When Bev Whitfield joined the U.S. Coast Guard in 1977, women and minorities were neither welcomed nor valued.
“My first early years, I wasn’t treated as an equal,” she recalled 23 years after finishing her service. “But as I matured and gained more rank,” life in the military became more tolerable, she said.
While proud of all she accomplished, Whitfield believes there is still much work to be done to improve the treatment of women and people of color.
Whitfield was one of the dozens of African Americans who have served or are currently serving in the U.S. Armed Forces who attended Tuesday’s appreciation program for Veterans Day at the Silver Spring Civic Center.
The Montgomery County African American Health Program’s COVID Response Program, the National Center for Children and Families, Montgomery County Office of Human Rights, American Minority Veterans Research Project and other Montgomery County community groups sponsored the event.
Veterans lunched on fried chicken, shrimp, eggs and sausage as they listened to speakers, found fellowships with other veterans and received information on county resources available to them.
Reginal Fowler, who served in the U.S. Air Force from 1962 to 1966 in Viet Nam, Japan and other Asian countries, is always “real proud” when Veterans Day rolls around. “I always look forward to it. It’s like a birthday,” said the Montgomery Village resident.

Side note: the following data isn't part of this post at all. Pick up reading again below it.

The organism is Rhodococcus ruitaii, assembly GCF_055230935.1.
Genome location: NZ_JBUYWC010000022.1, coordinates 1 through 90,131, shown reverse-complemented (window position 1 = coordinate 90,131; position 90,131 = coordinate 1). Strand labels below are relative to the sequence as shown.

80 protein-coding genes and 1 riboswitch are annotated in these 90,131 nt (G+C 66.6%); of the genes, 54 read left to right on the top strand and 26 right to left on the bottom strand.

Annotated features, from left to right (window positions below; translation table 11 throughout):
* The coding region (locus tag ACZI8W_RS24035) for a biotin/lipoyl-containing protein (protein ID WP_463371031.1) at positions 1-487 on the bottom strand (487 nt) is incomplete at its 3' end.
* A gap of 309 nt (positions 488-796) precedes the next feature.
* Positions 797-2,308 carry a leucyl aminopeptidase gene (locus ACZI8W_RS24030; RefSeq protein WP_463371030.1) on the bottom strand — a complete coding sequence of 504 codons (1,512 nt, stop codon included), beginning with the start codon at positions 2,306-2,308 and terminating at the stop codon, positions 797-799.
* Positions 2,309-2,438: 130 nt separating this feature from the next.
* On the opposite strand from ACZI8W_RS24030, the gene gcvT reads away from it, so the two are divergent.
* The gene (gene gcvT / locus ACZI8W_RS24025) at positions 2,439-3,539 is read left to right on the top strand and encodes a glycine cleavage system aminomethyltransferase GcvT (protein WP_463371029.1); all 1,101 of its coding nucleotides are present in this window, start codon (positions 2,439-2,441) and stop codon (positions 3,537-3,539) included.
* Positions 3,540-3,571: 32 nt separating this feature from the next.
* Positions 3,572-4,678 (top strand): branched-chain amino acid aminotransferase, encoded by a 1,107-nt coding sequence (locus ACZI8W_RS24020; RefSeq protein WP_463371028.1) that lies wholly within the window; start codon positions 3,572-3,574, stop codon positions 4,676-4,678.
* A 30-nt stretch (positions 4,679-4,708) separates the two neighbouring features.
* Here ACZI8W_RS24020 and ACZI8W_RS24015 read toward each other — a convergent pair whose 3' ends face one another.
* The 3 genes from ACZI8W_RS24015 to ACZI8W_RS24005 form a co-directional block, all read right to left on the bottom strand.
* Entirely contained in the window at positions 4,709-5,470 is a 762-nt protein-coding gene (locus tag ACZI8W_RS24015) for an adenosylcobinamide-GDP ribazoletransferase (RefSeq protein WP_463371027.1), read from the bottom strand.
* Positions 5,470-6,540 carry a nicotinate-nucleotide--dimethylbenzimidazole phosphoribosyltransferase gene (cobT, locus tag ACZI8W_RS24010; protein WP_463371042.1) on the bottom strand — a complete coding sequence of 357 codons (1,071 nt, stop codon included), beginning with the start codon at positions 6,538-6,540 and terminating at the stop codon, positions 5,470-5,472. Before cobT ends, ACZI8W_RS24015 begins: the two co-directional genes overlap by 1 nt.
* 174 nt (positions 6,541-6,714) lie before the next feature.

His best memories of those years revolve around “the guys that I served with.”
He does not believe the current generation of men and women serving their country carry that same pride. Far too many of them “are doing it for themselves, not the country.”
There have been many changes since Steffen Jones of Damascus left the U.S. Navy, where he served on an LST (landing ship, tank) in the mid-seventies.
Back then, there were no women allowed to serve on his ship. During the event, “I just met my first female general.”
Another positive change Jones noted is the Veterans Administration health care system. “I never went there when I first came out. It was three or four months wait,” he said.
Now, the office in Gaithersburg takes care of his medical needs.
“I am glad they appreciate veterans now more than they did in the day,” he said.
Dr. Elwood Gray, who served in Viet Nam in the 1960s as a member of the U.S. Army 101st Airborne Division, said Veterans Day brings up so many memories, both good and bad. “It’s a mixture of both, bringing back fine memories of my comrades, but it’s sad,” he said, when he remembers those who died.
“The strength of our nation is predicated on our military. This is why America is so strong. The strong ones are the nations who can take care of themselves.”